To secure victory, it brushed aside competition from Birmingham, the 1995 winner, as well as Chester, Leicester, Oxford, Peterborough, Portsmouth, Stoke-on-Trent, Truro and Westminster, the other finalists from among the country's 58 cities invited to enter.
Peter Bird, chairman of the British Cleaning Council, who presided over the judging panel, said that what tipped the scales in favour of Rochester was 'the city's manifest commitment to maintaining consistently first-class standards in all the areas we looked at.
'While the main street was excellent in all respects - a minimal amount of litter, immaculate street furniture, and evidence of regular emptying of litter bins - the judges were also delighted to see that building interiors had not been neglected, unlike other cities where these have often been a let-down, with dusty city halls and poor exteriors to civic buildings.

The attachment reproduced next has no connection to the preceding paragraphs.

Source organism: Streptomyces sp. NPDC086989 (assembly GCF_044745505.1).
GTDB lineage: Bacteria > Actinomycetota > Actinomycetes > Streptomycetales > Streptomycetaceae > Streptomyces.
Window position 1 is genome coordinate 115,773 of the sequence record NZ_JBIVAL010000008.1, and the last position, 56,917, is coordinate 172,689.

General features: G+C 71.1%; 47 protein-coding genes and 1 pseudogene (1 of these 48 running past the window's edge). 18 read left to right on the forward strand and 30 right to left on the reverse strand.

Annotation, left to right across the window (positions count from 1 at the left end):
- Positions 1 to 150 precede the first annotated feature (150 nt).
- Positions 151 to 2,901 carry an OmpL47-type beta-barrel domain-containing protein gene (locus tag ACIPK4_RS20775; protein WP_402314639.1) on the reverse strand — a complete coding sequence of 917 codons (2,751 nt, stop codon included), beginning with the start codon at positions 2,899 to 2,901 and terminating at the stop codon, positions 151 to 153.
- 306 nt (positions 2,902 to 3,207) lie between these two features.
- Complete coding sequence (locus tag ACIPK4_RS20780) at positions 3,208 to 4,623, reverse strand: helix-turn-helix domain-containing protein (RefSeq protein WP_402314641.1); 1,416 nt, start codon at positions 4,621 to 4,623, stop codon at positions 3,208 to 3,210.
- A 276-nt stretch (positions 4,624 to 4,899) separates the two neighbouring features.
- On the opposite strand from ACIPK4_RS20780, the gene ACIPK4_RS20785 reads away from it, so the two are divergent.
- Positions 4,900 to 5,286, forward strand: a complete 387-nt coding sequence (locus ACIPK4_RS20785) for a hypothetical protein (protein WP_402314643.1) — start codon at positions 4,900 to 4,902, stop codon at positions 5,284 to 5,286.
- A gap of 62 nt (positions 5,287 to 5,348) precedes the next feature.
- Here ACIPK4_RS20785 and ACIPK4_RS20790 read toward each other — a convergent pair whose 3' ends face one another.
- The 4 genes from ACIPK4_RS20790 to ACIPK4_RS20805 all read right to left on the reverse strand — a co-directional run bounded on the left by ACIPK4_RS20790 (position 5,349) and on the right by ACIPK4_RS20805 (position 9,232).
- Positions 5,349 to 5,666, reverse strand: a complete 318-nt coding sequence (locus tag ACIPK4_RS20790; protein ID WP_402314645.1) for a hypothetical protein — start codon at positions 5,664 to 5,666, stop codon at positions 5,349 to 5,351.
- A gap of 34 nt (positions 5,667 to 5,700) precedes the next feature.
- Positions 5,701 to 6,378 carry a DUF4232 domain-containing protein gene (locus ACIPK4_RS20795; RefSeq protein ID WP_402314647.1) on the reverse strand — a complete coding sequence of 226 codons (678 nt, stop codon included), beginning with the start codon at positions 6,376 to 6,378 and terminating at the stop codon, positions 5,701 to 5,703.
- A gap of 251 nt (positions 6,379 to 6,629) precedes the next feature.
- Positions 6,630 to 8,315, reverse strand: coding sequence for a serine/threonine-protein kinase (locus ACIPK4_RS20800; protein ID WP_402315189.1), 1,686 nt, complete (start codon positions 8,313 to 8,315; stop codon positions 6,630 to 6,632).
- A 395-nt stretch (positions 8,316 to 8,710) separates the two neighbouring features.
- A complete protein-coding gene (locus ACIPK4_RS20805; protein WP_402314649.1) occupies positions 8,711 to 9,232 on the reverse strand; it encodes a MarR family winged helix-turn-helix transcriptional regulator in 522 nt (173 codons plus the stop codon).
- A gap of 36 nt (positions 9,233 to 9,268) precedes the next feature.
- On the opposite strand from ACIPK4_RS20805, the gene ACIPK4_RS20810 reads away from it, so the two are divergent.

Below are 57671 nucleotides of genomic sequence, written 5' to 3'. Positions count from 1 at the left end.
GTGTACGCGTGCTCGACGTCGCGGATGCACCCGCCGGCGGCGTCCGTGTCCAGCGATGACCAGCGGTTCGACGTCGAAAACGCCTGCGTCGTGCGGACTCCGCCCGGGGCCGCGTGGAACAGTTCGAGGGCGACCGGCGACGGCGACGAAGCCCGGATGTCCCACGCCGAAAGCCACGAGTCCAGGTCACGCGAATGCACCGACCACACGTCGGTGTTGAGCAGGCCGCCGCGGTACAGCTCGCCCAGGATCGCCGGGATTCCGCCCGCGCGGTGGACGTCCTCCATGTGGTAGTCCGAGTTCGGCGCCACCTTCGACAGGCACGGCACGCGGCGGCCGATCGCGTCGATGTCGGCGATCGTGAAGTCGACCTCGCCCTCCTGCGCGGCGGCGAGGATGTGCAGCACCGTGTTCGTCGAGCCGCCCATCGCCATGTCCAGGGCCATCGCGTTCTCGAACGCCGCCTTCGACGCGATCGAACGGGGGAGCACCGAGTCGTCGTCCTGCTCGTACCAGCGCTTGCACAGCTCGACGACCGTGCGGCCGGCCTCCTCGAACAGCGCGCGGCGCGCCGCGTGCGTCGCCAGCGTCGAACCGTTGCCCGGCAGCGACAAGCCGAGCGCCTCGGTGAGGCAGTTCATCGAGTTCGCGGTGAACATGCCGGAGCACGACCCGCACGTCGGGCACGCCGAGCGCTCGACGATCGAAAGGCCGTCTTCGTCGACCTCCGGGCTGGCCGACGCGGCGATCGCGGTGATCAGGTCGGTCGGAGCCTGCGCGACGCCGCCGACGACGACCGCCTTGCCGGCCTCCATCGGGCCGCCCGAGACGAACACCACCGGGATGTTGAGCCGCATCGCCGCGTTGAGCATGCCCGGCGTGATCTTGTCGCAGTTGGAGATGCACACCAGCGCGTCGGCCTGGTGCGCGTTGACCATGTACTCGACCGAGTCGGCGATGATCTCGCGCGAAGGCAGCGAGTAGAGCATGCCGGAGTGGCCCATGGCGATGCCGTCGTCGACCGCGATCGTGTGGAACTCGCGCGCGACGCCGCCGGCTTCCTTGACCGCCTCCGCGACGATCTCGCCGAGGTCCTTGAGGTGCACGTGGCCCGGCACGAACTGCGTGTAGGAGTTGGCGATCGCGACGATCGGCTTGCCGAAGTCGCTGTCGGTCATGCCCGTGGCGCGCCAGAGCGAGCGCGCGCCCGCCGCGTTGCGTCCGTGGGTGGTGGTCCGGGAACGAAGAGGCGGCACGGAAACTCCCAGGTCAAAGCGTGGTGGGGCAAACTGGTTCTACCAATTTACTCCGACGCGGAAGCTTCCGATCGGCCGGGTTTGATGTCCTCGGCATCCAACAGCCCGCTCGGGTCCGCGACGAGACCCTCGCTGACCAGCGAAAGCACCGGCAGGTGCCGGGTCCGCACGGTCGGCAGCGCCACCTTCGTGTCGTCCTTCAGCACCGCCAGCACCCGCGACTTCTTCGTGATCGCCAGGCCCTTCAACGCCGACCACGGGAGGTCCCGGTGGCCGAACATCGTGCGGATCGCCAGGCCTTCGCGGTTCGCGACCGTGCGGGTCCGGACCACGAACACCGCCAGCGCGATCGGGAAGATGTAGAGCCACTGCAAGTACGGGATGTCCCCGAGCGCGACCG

Oxford earned its Special Award for its modern and dynamic approach to municipal cleanliness; high standards were achieved by 'wide-ranging and demonstrably effective partnerships with business, such as a two-year sponsorship by the Rover Group of the city's People and Places programme, along with a very pro-active approach to enforcement', said Mr Bird.
The Special Award for Portsmouth, a long-standing supporter of the 'Britain's Cleanest City' competition, recognised the local authority's enthusiasm and clearly visible effort to maintain cleanliness standards. In making a Special Award to Chester, the judges were particularly impressed this year, commented the BCC Chairman, 'by the wide range of initiatives in place, involving the community, local business, schools and even a police helicopter in a host of creative and high-profile schemes to maintain the high standards which were so apparent over a number of visits'.